(SWEETWATER, Texas) – The welding program at Texas State Technical College is training and educating highly skilled welders quickly to continue to meet industry demand.
Texas has the highest employment level for welders, cutters, solderers and brazers in the nation, according to the U.S. Bureau of Labor Statistics. And demand is expected to keep growing.
“The students come in and earn a Certification Level 1 – Structural Welding in three semesters and are trained in various welds like MIG, TIG, flux-core, stick, oxy-fuel, brazing and more,” Taylor Elston, welding instructor at the Sweetwater campus, said.
As students near graduation, Elston spends time with each one figuring out their career plans and caters to their education with that in mind.
“About the third semester, we’ll start asking the students which type of welding they enjoy most and where they want to live and what kind of job they want. Because in welding there are so many specializations, they can have a choice of where they end up,” Elston said. “So, once we learn what they really want to do, we’ll help them start preparing for that weld test so they can get the job they want.”
One of the biggest appeals to the welding program for student Kelton Grigsby was TSTC’s proximity to industry and dedication to job placement.
“I want to work in Lubbock, and TSTC is close to those industry leaders. There is a big need for welders. I have family in welding, so I know how lucrative welding can be,” Grigsby said.
Grigsby began welding in high school. After graduating from Godley High School in 2018, he decided to attend TSTC.
Clint Faulkner also chose the welding program for career growth opportunities.
“My dad and I have been building metal buildings, carports and other structures for the past four years, and it was important that I get a refresher on my welding and get the technical skills here,” Faulkner said.
After a nine-year career in truck driving, Faulkner, a Big Spring native, decided he needed a career that was more physically active.
Grigsby and Faulkner are expected to earn their certificates and graduate in August.
TSTC students spend a majority of their time in the lab with hands-on practice to ensure the technical skills, but Elston says the college is also dedicated to ensuring that students are job-ready.
“With the TSTC Career Services team helping us, we really make sure the students have not only the quality education, but also the soft skills like resumes and job etiquette,” Elston said. “We make them treat school like their job; they have to show up and show up on time. So when they graduate they won’t just be good welders, but also good employees.”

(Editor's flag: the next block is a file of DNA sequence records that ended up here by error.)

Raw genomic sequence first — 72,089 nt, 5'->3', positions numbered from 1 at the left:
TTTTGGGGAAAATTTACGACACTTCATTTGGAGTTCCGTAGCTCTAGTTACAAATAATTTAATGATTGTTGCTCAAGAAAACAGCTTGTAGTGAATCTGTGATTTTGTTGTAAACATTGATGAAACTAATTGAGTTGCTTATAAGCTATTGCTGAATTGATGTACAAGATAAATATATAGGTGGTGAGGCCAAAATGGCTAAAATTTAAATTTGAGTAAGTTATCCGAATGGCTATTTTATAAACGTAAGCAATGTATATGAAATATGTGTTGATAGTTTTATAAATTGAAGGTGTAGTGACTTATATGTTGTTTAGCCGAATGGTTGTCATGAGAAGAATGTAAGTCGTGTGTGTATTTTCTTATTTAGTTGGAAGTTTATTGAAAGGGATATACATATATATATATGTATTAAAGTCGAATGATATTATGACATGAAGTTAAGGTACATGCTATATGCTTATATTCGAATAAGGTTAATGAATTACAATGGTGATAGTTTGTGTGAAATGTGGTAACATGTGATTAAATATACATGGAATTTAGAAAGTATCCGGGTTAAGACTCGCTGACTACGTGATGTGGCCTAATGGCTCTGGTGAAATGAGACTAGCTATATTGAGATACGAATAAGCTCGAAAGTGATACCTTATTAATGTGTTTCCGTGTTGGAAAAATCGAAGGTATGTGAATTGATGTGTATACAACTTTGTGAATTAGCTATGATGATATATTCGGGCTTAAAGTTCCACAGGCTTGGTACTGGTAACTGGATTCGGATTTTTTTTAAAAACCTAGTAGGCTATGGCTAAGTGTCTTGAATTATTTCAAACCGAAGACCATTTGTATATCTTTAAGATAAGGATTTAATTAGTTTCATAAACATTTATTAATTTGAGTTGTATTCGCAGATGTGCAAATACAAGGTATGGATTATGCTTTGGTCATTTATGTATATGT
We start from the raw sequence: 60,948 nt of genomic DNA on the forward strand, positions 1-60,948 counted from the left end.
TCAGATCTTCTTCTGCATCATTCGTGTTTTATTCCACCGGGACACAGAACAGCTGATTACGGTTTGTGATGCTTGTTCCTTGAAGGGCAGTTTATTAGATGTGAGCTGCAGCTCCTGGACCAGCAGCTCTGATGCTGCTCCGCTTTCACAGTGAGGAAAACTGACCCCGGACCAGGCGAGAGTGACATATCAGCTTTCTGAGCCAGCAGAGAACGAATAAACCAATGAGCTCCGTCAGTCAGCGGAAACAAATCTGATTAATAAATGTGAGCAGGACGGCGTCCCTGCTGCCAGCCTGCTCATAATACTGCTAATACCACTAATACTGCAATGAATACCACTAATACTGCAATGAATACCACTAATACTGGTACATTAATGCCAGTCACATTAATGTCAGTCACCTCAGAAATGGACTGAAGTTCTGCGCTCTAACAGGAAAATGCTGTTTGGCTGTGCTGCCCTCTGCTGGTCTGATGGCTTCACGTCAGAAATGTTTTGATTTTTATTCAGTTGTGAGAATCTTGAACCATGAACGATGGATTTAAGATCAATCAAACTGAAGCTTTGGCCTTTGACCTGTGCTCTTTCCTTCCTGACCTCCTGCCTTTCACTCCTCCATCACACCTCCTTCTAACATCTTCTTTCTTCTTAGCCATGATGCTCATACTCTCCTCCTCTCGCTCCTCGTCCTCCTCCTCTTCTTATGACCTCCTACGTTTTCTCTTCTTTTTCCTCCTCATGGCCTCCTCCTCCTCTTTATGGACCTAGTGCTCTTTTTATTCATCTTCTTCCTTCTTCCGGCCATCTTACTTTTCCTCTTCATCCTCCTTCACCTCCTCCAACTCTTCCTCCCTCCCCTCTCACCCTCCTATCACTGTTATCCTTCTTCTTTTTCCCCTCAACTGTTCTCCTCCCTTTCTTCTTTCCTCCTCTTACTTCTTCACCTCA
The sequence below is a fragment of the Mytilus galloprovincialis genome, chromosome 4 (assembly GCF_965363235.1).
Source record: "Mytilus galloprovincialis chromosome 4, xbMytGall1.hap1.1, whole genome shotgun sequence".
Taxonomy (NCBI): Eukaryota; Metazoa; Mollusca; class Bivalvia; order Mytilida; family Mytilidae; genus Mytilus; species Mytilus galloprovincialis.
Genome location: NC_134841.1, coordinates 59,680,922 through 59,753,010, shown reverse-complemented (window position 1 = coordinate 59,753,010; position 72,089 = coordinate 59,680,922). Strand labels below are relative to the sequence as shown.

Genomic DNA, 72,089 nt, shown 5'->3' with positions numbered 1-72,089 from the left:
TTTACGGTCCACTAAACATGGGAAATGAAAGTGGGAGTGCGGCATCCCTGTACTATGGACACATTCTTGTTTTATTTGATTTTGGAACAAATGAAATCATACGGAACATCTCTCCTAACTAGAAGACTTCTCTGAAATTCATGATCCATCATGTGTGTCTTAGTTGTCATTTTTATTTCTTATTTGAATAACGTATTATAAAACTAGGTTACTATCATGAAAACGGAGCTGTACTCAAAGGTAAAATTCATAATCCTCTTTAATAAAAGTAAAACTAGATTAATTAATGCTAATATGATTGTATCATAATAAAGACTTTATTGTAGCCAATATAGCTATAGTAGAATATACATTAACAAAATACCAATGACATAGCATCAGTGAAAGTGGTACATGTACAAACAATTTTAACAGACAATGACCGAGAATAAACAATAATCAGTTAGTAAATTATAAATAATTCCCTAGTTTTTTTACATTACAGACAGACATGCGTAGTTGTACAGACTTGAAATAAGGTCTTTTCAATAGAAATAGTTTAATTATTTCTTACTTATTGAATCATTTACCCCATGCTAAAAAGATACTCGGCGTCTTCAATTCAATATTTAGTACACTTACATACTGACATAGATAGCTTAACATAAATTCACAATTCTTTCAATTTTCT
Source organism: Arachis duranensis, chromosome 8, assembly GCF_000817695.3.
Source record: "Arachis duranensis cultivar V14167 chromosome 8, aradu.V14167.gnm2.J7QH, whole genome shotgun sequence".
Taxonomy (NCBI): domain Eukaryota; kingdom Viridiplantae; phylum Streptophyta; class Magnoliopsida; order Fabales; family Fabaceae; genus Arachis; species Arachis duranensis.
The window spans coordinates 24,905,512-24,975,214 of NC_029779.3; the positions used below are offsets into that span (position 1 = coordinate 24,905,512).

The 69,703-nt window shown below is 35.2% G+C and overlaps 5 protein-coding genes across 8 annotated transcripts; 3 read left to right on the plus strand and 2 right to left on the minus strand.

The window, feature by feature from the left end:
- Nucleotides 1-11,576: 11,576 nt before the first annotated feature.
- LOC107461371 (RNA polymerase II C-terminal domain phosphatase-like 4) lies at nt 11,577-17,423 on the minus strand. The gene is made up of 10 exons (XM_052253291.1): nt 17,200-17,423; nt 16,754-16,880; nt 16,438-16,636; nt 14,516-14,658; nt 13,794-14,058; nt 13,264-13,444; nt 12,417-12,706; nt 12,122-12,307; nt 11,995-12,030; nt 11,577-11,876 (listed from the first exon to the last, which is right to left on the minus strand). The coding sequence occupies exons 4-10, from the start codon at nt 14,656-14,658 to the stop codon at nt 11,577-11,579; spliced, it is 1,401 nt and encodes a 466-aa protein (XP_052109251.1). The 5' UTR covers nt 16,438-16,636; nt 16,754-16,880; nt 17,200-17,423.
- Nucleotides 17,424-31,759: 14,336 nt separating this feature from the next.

Elston encourages anyone interested in the program to come to the campus and schedule a tour.
Registration for the fall semester is underway. For more information about TSTC, go online at tstc.edu.
Texas State Technical College students at the Sweetwater campus practice their welding skills to prepare for high demand careers.
(BRECKENRIDGE, Texas) – Texas State Technical College will offer Occupational Safety Compliance (OSC) Technology at its Breckenridge campus starting this fall, and two current TSTC students can hardly wait to take advantage of it.
Ivan Chavez and Brittoni Thornhill are both students in the Environmental Technology program and are expected to graduate in spring 2020 with their Associate of Applied Science degrees. When they found out that TSTC will offer the OSC program in Breckenridge, they chose to stay an extra semester to earn the second degree.
“It just fit really well with what we learned in the Environmental Technology program, but it goes even further and opens up even more job opportunities,” Chaves said. “I’m excited to learn CPR and go more into emergency-response safety.”
The Environmental Technology program has courses similar to what they will study in the new OSC program. This crossover allows the students to add on only one extra semester of college but graduate with two degrees.